Last week my network was hit by a DDoS attack which completely saturated our 100 MBps link to the internet and pretty much shut down all the sites and services we host.
I understand (from this experience as well as other answers) that I cannot handle a DDoS attack such as this on my end, because even if we drop the packets they have still been sent over our link and are saturating our connection.
However when this happened my ISP was (strangely enough) unable to tell me where the attack was coming from. They said if I could determine the source (E.G. via
tcpdump) I could give them IP addresses to block. But things were so overloaded that running
tcpdump was impossible. I just couldn’t view the output.
Nearly all our servers are behind a pfSense router. How can I detect a DDoS attack using pfSense so I can tell my ISP who to block? I don’t want to block the attack myself, I just want to get alerts / be able to view a list of IP addresses that are using way more bandwidth than normal.
The pfSense router is running Snort, if that can be used to assist in any way.
There are several different types of DDoS so any generic information about them may only be correct for one particular type. For instance, the idea that a DDoS always exhausts your bandwidth is incorrect. What you need to do is analyse (some of) the traffic, determine why it’s breaking your site, find a way of identifying it and then decide on an action that can block the traffic.
DDoS traffic probably doesn’t look like real traffic but what makes it different is not necessarily the quantity. During a recent DDoS we had, our hosting provider decided to block the top ten highest connecting IP addresses. These, of course, all had nothing to do with the DDoS and one of them was actually the Google bot. They would have blocked our office except that they recognised the IP address. The standard advice to use
uniq to find the highest connections is not necessarily good advice.
Our DDoS was a SYN-flood, which means a couple of things for detection:
- These are not fully opened connections so depending on how you’re measuring connections you might not even see these.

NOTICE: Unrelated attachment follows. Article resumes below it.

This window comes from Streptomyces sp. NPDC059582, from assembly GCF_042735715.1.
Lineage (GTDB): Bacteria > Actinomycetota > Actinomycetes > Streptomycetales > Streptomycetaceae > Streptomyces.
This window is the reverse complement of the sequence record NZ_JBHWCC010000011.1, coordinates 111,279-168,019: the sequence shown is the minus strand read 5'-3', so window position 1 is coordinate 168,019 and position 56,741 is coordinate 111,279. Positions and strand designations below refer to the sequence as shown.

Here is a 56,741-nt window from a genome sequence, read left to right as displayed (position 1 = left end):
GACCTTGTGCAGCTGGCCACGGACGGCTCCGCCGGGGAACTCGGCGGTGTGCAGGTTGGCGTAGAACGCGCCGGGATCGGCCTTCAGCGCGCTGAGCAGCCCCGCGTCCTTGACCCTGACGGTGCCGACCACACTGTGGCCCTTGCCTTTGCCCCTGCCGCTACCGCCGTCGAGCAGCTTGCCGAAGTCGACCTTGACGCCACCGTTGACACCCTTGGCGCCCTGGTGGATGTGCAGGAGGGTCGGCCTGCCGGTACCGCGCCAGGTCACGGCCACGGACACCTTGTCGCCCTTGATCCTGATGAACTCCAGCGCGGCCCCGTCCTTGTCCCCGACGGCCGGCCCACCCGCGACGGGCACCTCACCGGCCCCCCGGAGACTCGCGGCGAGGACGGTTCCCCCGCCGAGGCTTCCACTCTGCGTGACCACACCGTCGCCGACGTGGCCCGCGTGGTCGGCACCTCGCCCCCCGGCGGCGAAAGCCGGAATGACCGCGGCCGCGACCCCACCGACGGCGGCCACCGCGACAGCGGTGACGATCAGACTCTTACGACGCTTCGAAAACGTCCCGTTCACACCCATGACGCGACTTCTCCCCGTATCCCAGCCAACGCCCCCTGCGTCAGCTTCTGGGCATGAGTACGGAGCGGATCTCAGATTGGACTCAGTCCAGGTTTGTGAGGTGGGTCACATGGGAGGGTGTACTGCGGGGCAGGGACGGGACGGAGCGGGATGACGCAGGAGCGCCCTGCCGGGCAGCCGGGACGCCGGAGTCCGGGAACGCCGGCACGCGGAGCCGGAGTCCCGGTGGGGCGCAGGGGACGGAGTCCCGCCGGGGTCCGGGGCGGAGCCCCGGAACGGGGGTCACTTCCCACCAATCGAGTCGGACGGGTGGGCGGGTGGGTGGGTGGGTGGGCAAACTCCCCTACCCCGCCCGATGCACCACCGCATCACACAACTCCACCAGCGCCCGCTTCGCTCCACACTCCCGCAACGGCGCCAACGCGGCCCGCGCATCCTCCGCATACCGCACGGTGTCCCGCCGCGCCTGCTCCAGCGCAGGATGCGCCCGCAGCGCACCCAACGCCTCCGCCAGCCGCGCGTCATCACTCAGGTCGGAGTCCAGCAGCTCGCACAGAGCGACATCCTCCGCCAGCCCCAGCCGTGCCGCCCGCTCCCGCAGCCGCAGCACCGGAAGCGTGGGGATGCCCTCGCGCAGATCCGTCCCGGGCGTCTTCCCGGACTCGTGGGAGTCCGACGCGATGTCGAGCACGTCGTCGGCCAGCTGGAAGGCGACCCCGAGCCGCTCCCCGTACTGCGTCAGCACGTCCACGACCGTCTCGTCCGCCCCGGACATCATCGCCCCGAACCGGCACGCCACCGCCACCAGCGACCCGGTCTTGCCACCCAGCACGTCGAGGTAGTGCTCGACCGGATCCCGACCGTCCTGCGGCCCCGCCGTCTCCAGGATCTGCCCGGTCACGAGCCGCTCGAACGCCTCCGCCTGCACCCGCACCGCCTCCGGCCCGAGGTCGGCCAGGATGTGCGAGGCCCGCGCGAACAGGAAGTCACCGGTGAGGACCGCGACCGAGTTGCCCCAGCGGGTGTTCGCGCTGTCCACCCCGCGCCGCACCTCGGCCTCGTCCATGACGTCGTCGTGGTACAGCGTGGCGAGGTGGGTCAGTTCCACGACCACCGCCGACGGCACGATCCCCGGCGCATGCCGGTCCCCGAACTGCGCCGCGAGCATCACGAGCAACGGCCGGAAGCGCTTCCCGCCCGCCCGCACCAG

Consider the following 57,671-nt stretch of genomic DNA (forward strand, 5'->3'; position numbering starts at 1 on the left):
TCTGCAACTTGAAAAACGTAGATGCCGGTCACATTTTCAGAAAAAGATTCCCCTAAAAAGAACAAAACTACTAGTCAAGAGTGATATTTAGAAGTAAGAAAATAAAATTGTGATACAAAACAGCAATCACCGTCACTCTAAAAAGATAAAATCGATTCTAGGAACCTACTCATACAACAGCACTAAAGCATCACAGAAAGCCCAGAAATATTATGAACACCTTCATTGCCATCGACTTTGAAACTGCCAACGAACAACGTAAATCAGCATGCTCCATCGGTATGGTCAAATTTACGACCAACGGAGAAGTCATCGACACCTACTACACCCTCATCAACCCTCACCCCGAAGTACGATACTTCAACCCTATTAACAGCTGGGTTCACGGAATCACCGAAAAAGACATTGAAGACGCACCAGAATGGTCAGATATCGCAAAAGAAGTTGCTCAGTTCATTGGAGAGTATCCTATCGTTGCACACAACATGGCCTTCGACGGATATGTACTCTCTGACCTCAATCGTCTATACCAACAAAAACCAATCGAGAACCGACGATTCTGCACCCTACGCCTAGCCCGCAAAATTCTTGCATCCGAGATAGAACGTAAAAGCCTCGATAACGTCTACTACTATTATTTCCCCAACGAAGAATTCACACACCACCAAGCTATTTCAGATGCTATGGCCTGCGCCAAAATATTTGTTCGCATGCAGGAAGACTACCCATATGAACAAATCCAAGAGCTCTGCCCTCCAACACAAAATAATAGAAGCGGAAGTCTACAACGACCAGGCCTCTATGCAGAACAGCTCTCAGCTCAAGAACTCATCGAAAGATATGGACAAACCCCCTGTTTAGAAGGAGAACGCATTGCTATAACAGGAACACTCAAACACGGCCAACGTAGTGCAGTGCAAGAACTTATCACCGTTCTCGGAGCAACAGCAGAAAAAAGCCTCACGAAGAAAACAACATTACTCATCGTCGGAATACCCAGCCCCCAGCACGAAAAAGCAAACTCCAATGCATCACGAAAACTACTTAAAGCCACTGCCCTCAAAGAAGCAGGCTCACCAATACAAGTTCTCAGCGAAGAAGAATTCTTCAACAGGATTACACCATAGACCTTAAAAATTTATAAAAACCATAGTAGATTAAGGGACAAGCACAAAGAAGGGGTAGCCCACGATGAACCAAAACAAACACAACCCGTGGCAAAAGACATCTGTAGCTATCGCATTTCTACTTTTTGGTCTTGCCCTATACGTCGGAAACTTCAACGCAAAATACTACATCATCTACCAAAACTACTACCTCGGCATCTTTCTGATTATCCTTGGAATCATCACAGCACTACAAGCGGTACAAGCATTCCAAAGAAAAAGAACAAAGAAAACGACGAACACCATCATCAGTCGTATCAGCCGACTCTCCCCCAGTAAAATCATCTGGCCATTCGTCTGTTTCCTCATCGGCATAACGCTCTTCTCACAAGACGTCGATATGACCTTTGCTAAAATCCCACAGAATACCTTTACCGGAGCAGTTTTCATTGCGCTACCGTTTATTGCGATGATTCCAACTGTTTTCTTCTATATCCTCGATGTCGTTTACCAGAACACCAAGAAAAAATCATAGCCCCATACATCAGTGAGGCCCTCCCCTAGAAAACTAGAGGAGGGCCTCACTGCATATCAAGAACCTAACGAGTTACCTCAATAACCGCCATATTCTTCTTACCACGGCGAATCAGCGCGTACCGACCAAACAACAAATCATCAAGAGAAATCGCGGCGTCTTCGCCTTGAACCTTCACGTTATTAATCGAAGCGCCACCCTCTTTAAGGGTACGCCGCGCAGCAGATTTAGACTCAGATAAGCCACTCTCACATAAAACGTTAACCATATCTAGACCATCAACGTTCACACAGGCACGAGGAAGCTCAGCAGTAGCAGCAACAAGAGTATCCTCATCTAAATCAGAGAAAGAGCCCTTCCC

- There is not much identifying information to go on. Pretty much just source IP address and source port.
- The source address can (and almost certainly will) be spoofed because they’re not expecting a response.
- You may get lucky and find an unusual TCP flag set.
You might only see each IP address once which would make blocking an IP address you had already seen fairly pointless. In practice, we saw 100,000 unique source IP address over 10 minutes and 140,000 packets per second which means (on average) each IP address came back about once per second. Blocking IP addresses would have been effective in our case. The total bandwidth was only 70Mb/s and since the source addresses were spoofed, the whole DDoS could easily have been pushed out by a single server somewhere.
Since each IP address was only sending roughly one packet per second, this was considerably lower than pretty much any other legitimate IP address. Many of our website home pages are up to a MB in size, meaning thousands of packets for what the user sees as a single request.
Mostly the source ports were randomised but for a few hours it changed and the source port was always 1234. This made it very easy to identify the traffic.
In our case, the problem was that the number of packets per second was greater than what the firewall could handle. Blocking these IP addresses at our firewall wouldn’t have worked because the firewall was the problem but if the traffic is getting through the firewall and the web boxes are the problem, blocking at the firewall can help. Our hosting provider was able to block the traffic upstream from our firewall when the source port switched to 1234.
There are other types of DDoS and some of these fill your bandwidth. Ours knocked out our firewall anyway, meaning we couldn’t access any part of our infrastructure. For your specific question, you will need some kind of out-of-band way to communicate with your firewall and/or boxes so that if your internet pipe gets filled, you can still get in to diagnose the problem. This is generally a good idea anyway, because there are so many other ways your pipe can go down. I tend to see a lot of ADSL modems in other people’s racks when I walk around data centres and I wouldn’t be surprised if some of these were for out-of-band communication.
Two other DDoS types I have seen are reflected DNS requests and expensive HTTP requests. The reflected DNS requests are particularly troublesome if you run a DNS resolver because you don’t want to block these IP adresses in case you want to receive a real answer from one of them. I would change my hosts to use a new DNS resolver (maybe a free public one) and block all other DNS traffic.
The expensive HTTP requests tend to be targeting your CPU/Memory/IOPS. They also come with a lot of identifying information such as HTTP headers and the source addresses can’t be spoofed. A tool like mod_security can do some amazing things identifying and blocking these types of requests. It can even drop the tcp connection rather than sending back an HTTP response.
- Get out-of-band access.
- Know your protocols inside out. (TCP, IP, HTTP, whatever you use.)
- Know your tools inside out. (pfSense, tcpdump, mod_security, etc.)
- Know your options. (HTTP 403, pfSense block, ISP firewall block, null route, etc.)